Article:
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The Great Lie and Destructiveness of Auschwitz

I have visited the Auschwitz, Poland death camp twice. Both created the unsettled, fearful feeling which I still have from the visits.

Auschwitz, Main Gate


Auschwitz Concentration Camp

The Great Lie of Auschwitz is above the main gate to the camp, ARBEIT MACHT FREI. Literally, these words mean WORK MAKES FREEDOM, or "work sets you free". The "freedom" of Hitler's places like it was only death from great suffering.

The name Auschwitz is commonly given to a conglomeration of about 40 of Hitler's Nazi concentration and and extermination camps in southern Poland, including a great extension of the original Auschwitz death camp, Birkneau,next to the original camp. Birkneau was a work camp in which most of the inmates died because of their terrible living conditions, as well as a death camp, with multiple crematoria in which dead bodies from the gas chambers there were cremated.

Originally, Auschwitz was a Polish army camp composed of the two story brick buildings in the picture above. From another aerial picture of the camp that I found online, there seem to have been 14 of these relatively large brick buildings. As a death camp, the site was first used to house political prisoners which were taken to Auschwitz in 1940. From the beginning as a concentration and death camp its culture was established early as extremely cruel and inhumane, with a reputation for people being tortured and killed for unbelievable trivial reasons.

The first gassing of Soviet and Polish prisoners took place about August 1941. The building of Auschwitz II (named Birkneau) began in September of that year. From 1942 until 1944, about 1.3 million Jews from all over Europe were transported in rail cars to Auschwitz. About 1.1 million were killed there. Inmates died of disease, starvation, and beatings and executions, or medical experiments.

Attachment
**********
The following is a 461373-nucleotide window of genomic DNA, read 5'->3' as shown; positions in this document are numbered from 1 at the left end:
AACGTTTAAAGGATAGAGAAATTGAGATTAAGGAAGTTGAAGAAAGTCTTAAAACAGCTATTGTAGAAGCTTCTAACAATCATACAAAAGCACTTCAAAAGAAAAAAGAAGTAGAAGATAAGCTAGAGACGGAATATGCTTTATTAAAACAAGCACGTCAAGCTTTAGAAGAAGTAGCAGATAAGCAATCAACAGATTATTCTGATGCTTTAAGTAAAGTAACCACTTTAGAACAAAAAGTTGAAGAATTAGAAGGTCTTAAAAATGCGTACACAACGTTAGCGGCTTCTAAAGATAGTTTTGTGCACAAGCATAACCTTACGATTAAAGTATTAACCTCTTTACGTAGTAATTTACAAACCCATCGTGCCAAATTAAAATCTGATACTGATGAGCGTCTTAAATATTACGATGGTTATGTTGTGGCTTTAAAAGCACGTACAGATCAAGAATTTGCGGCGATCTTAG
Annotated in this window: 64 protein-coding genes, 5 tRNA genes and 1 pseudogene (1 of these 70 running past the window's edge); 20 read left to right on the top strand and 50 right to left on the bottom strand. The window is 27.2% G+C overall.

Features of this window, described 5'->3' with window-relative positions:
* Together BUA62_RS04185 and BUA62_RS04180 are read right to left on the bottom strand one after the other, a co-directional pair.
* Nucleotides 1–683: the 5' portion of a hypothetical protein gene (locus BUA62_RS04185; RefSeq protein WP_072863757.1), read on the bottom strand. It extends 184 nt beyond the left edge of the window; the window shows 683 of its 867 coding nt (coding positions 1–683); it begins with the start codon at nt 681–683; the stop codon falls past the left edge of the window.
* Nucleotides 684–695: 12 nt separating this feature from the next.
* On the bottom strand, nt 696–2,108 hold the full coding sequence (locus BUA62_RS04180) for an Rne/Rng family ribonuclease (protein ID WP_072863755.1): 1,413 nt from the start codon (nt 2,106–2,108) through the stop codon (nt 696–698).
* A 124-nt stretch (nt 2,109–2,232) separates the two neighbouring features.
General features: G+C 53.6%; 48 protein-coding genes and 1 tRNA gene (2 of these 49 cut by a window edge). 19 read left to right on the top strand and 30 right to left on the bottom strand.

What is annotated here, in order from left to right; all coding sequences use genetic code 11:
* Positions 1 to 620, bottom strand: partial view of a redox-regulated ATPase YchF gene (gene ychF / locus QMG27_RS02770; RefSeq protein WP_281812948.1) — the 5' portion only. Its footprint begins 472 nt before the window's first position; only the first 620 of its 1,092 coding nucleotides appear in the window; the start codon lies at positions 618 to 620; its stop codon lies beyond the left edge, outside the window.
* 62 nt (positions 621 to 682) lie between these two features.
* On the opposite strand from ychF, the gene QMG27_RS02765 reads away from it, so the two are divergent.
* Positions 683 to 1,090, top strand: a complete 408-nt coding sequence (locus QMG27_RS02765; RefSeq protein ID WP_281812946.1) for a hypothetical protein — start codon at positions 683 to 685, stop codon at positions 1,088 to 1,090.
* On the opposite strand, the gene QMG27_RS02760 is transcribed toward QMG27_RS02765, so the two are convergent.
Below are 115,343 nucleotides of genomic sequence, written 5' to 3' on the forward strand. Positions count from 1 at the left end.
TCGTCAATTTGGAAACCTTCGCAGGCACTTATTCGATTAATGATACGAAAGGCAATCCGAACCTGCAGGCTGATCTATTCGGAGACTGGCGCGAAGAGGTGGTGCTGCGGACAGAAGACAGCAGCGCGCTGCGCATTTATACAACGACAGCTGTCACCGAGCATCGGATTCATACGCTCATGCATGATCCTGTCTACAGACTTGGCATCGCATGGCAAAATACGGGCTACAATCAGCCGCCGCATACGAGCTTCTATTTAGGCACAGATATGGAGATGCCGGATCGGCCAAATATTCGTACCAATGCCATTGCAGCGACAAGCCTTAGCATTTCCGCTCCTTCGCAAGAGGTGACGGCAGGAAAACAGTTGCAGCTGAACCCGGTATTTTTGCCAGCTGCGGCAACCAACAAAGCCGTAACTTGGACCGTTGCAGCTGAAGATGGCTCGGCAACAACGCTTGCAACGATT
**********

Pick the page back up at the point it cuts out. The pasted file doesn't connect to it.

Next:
The Soviet Red Army entered the camp and liberated the prisoners still alive there on January 27 1945. January 27 became a Holocaust Remembrance Day in 2005.


Auschwitz Death Wall at Block 11

One of the somewhat peculiar facts about the Nazi regime during World War II is that it used an enormous amount of time, effort, and money compiling records , including making films, of their Holocaust activities. This is abundantly clear at Auschwitz. Some of the buildings there are filled with records of what they did there, buildings containing pictures and names and other information of the inmates killed there, including the dates of their deaths.

Some of the buildings contain belongings of the inmates, including a building of suitcases, many with names and addresses of the people who were transported there to die. Other building contained thousands of shoes, pieces of jewelry, eye glasses and other personal items. The most moving to me were the children's items, testifying to the unlimited, almost unbelievable cruelty, of the heartless Hitler regime.